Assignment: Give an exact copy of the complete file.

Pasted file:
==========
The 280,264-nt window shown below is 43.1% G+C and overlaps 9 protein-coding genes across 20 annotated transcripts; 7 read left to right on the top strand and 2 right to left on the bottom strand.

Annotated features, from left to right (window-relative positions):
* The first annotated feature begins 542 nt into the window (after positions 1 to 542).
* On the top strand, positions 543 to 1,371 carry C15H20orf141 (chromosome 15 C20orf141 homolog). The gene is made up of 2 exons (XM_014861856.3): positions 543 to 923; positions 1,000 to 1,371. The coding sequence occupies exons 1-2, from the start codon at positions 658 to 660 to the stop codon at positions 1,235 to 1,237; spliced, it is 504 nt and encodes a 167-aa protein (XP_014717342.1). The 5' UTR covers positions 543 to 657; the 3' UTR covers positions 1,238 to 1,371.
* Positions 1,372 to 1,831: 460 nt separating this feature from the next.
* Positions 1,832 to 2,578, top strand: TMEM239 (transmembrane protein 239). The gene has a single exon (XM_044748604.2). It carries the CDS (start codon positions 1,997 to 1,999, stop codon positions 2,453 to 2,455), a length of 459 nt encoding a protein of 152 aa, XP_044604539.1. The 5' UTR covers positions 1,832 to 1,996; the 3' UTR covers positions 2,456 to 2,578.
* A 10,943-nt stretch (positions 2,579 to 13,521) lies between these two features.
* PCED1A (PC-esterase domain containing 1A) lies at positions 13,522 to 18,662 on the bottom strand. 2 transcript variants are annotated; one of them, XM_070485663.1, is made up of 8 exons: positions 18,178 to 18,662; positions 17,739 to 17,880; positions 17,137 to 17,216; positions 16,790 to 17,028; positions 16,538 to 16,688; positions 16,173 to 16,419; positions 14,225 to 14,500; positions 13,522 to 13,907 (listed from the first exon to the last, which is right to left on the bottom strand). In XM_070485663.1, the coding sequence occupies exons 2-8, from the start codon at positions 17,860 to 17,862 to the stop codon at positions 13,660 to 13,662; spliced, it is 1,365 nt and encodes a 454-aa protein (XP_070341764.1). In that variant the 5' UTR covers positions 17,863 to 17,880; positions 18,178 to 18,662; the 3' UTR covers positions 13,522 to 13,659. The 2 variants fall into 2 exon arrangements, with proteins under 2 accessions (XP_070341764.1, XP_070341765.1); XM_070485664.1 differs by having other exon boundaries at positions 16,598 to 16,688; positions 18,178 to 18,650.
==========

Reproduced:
The 280,264-nt window shown below is 43.1% G+C and overlaps 9 protein-coding genes across 20 annotated transcripts; 7 read left to right on the top strand and 2 right to left on the bottom strand.

Annotated features, from left to right (window-relative positions):
* The first annotated feature begins 542 nt into the window (after positions 1 to 542).
* On the top strand, positions 543 to 1,371 carry C15H20orf141 (chromosome 15 C20orf141 homolog). The gene is made up of 2 exons (XM_014861856.3): positions 543 to 923; positions 1,000 to 1,371. The coding sequence occupies exons 1-2, from the start codon at positions 658 to 660 to the stop codon at positions 1,235 to 1,237; spliced, it is 504 nt and encodes a 167-aa protein (XP_014717342.1). The 5' UTR covers positions 543 to 657; the 3' UTR covers positions 1,238 to 1,371.
* Positions 1,372 to 1,831: 460 nt separating this feature from the next.
* Positions 1,832 to 2,578, top strand: TMEM239 (transmembrane protein 239). The gene has a single exon (XM_044748604.2). It carries the CDS (start codon positions 1,997 to 1,999, stop codon positions 2,453 to 2,455), a length of 459 nt encoding a protein of 152 aa, XP_044604539.1. The 5' UTR covers positions 1,832 to 1,996; the 3' UTR covers positions 2,456 to 2,578.
* A 10,943-nt stretch (positions 2,579 to 13,521) lies between these two features.
* PCED1A (PC-esterase domain containing 1A) lies at positions 13,522 to 18,662 on the bottom strand. 2 transcript variants are annotated; one of them, XM_070485663.1, is made up of 8 exons: positions 18,178 to 18,662; positions 17,739 to 17,880; positions 17,137 to 17,216; positions 16,790 to 17,028; positions 16,538 to 16,688; positions 16,173 to 16,419; positions 14,225 to 14,500; positions 13,522 to 13,907 (listed from the first exon to the last, which is right to left on the bottom strand). In XM_070485663.1, the coding sequence occupies exons 2-8, from the start codon at positions 17,860 to 17,862 to the stop codon at positions 13,660 to 13,662; spliced, it is 1,365 nt and encodes a 454-aa protein (XP_070341764.1). In that variant the 5' UTR covers positions 17,863 to 17,880; positions 18,178 to 18,662; the 3' UTR covers positions 13,522 to 13,659. The 2 variants fall into 2 exon arrangements, with proteins under 2 accessions (XP_070341764.1, XP_070341765.1); XM_070485664.1 differs by having other exon boundaries at positions 16,598 to 16,688; positions 18,178 to 18,650.